To the surprise of most political observers — and the utter shock of local media, which tends for financial reasons to be heavily enamored with the prospect of new sports teams — on Monday, May 2, the Seattle City Council dealt what is likely a fatal blow to developer Chris Hansen’s long-running plans to build a new basketball arena in SoDo. But for all the resulting headlines, the more interesting story happened immediately afterward.
The issue at stake was ostensibly whether to vacate (i.e. give to the developer) a section of Occidental Street, a key hurdle for the arena plan. Despite heavy opposition from the Port of Seattle, waterfront unions and the Mariners due to traffic concerns, most observers ahead of time expected the measure to pass. By the morning of the vote, reporters counted four votes in favor, two — Sally Bagshaw and Lisa Herbold — opposed, and three - Lorena Gonzalez, Kshama Sawant, and Debora Juarez - undecided. But when the vote came up, after a long and contentious hearing, all three undecided votes broke against and the measure failed, 5-4.
Both sides had compelling arguments.
On one hand, the local economic benefits of a sports franchise are dubious; sports teams don’t actually create very many jobs for the money spent. The ones they do create are mostly part-time, seasonal and poorly compensated.
On the other hand, sports can also generate tremendous community-wide excitement and pride, as the hundreds of thousands who attended the Seahawks’ Super Bowl victory parade in 2014 will attest.
Seattle is also by far the largest market in North America to have teams from only two of the four major men’s pro leagues. And while all of those leagues have emphasized using public money for new stadiums and arenas in recent decades, the Hansen proposal, as such deals go, was about as good a deal in terms of the private share of financing as the city is likely to see.
Balanced against that were transportation and freight access concerns; a study claiming that KeyArena could be remodeled to meet current NBA standards for far less public money than the Hansen proposal; and the long memories and anger of people who locally voted down public money for both a new baseball and a new football stadium, only to see them built anyway.
But most importantly, port jobs — well-paying union jobs, the most endangered of all types of job in Seattle — already exist. The franchises that would play in Hansen’s arena don’t. And from the moment Hansen first proposed his project in 2012, backers oversold the prospects of either an existing or new basketball or hockey team locating in Seattle. Such moves only happen once or twice a decade in either league, and other cities want those teams, too. An opposing council member called the choice one between prospective jobs and existing ones. It was the strongest win for grassroots labor activists in years.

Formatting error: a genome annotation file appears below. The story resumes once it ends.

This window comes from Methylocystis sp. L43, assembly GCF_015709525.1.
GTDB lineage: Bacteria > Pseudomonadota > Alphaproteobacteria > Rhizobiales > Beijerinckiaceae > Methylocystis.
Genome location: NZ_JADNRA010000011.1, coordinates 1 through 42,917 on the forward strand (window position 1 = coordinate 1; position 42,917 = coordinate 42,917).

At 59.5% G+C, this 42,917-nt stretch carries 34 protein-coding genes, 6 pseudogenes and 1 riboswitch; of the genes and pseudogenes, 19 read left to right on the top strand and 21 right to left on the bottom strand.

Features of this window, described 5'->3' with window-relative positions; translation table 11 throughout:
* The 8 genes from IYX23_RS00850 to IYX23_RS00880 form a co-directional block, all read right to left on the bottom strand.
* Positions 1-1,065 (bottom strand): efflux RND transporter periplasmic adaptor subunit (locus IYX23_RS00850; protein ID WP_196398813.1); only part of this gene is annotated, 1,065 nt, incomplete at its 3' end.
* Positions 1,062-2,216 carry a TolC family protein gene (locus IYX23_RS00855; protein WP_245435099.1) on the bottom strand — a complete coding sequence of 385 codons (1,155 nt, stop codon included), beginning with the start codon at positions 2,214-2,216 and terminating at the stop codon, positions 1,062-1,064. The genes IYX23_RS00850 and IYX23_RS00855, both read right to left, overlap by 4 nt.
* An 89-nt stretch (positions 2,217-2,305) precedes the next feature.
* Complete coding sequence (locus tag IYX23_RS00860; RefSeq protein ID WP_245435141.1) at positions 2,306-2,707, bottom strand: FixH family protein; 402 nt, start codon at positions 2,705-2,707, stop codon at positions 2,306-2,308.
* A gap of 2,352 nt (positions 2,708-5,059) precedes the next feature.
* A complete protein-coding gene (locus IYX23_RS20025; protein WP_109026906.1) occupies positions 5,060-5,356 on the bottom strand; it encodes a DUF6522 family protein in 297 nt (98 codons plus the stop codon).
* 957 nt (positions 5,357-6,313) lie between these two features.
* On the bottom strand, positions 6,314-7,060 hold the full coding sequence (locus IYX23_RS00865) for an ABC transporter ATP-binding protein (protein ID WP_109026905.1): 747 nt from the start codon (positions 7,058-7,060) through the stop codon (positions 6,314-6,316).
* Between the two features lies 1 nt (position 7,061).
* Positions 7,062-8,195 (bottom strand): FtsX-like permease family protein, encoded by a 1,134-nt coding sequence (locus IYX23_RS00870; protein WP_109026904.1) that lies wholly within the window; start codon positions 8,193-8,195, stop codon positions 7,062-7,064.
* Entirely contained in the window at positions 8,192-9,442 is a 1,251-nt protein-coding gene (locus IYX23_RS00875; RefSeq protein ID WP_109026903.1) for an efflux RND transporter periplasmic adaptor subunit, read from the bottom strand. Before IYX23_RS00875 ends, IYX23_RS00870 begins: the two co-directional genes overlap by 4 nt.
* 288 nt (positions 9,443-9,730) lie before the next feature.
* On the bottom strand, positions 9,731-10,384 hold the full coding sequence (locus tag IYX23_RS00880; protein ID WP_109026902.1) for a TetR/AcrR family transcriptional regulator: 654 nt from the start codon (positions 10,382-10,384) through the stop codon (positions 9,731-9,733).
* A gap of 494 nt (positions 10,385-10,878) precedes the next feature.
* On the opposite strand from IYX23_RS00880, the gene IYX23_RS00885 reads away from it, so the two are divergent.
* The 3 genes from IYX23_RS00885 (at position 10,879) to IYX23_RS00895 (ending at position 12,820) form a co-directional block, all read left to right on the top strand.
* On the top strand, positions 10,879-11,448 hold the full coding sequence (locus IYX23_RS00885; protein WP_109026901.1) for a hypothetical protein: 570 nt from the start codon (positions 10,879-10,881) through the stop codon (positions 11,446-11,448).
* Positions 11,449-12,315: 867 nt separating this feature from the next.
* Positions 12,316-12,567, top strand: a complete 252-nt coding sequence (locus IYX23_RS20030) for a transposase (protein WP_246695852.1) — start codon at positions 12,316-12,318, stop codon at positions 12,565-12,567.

But don’t tell that to Sonics fans. And since, unfortunately, the vote happened to fall exactly along gender lines, with all of the male council members voting yes and all of the women opposed, what happened next was both predictable and appalling: an outpouring of explicitly misogynic hate directed at the five women on social media and in calls and mail to their offices. The blowback included numerous threats and lots of vulgarity, resulting in the bizarre spectacle of sports reporters and talk radio hosts begging their audiences not to be so abusive.
It’s easy to write off that response as a few misguided sports fans playing to the worst stereotypes of their species. But our same city — good liberal politicians notwithstanding — has one of the worst gender pay imbalances in the country. And it’s the same city that’s reveled in an unprecedented job boom fueled by the tech industry — also marred by scandals of public abuse, in that case directed toward female IT professionals who had criticized sexism in their industry.
Seattle is getting richer, whiter and more male at a remarkable clip. And the anecdotal evidence is starting to pile up that our demographic changes are rapidly resulting in a city more overtly hostile to the poor, people of color and women.
The Sonics may never return. It’s already been eight years and the trademarks on the old Sonics team have lapsed. But the changes remaking Seattle are here to stay. And the outbursts of hate and intolerance following the arena vote may be a feature, not an outlier, in our new civic life.
GEOV PARRISH is co-founder of “Eat the State!”